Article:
The NBA wasted no time locking out the players. They also radically designed their NBA.com website. Apparently, they locked out the fans from that, too.
Gone is a robust site filled with stats and history of the basketball. It has been quickly replaced by a site that doesn't mention a single NBA team or a single NBA player (aside from those who were at the negotiating table earlier on Thursday).
While the lockout comes as no surprise -- a whopping sixty seconds after the current CBA expired -- the sparsity of the league's website does.
All that's left are two stories about the lockout, the "official" release from the NBA and a bunch of small stories about that WNBA thing.
So instead of figuring out how many blocks Atlanta Hawks forward Josh Smith swatted last year or how many points Joe Johnson had, you are stuck with such wonderful quotes like this instead from NBA Deputy Commissioner Adam Silver.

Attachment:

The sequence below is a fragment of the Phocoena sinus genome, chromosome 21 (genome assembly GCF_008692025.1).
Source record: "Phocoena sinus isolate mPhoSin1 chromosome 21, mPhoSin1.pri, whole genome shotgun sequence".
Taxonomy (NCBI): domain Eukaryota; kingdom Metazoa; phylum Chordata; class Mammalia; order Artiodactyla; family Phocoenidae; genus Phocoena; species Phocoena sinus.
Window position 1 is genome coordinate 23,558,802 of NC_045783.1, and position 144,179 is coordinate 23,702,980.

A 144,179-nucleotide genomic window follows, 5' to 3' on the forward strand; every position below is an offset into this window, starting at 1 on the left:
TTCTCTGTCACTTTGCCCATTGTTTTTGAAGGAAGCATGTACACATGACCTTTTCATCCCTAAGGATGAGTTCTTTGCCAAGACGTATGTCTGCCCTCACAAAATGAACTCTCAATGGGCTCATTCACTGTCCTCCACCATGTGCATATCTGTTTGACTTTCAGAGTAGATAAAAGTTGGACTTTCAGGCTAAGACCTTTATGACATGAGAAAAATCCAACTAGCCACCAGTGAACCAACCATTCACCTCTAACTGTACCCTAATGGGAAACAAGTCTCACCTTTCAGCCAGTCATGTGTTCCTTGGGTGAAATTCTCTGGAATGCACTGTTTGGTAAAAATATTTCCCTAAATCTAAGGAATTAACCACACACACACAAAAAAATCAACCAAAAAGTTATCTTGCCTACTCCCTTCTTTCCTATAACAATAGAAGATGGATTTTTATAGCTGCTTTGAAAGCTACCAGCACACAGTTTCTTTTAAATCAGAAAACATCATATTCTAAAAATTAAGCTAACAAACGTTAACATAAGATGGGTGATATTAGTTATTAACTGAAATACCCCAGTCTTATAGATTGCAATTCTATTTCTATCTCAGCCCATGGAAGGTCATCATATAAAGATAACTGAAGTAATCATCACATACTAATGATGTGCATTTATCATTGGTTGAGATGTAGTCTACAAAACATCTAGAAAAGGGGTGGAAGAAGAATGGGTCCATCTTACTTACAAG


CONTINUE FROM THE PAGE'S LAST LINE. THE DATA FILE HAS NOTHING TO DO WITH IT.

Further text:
"The expiring collective bargaining agreement created a broken system that produced huge financial losses for our teams," said NBA Deputy Commissioner Adam Silver. "We need a sustainable business model that allows all 30 teams to be able to compete for a championship, fairly compensates our players, and provides teams, if well-managed, with an opportunity to be profitable."
good not-so-good news is that you can still no longer backdoor into the full site by doing a Google search for a player name like "Josh Smith NBA." We'll see how long that lasts though. I wouldn't hold my breath that it will. That took the NBA's web folks an hour or two to scrub clean.
Remember folks, there's always that Internet Wayback Machine thingy (archive.org). But I'm sure, the NBA will get to that next, too.
Oh, it's going to be a fun summer alright, if you're a labor lawyer getting rich. The rest of us just get to sit back end watch the drama without enjoying some hoops or remembering the history of the game from NBA.com either. Who won the NBA Finals again?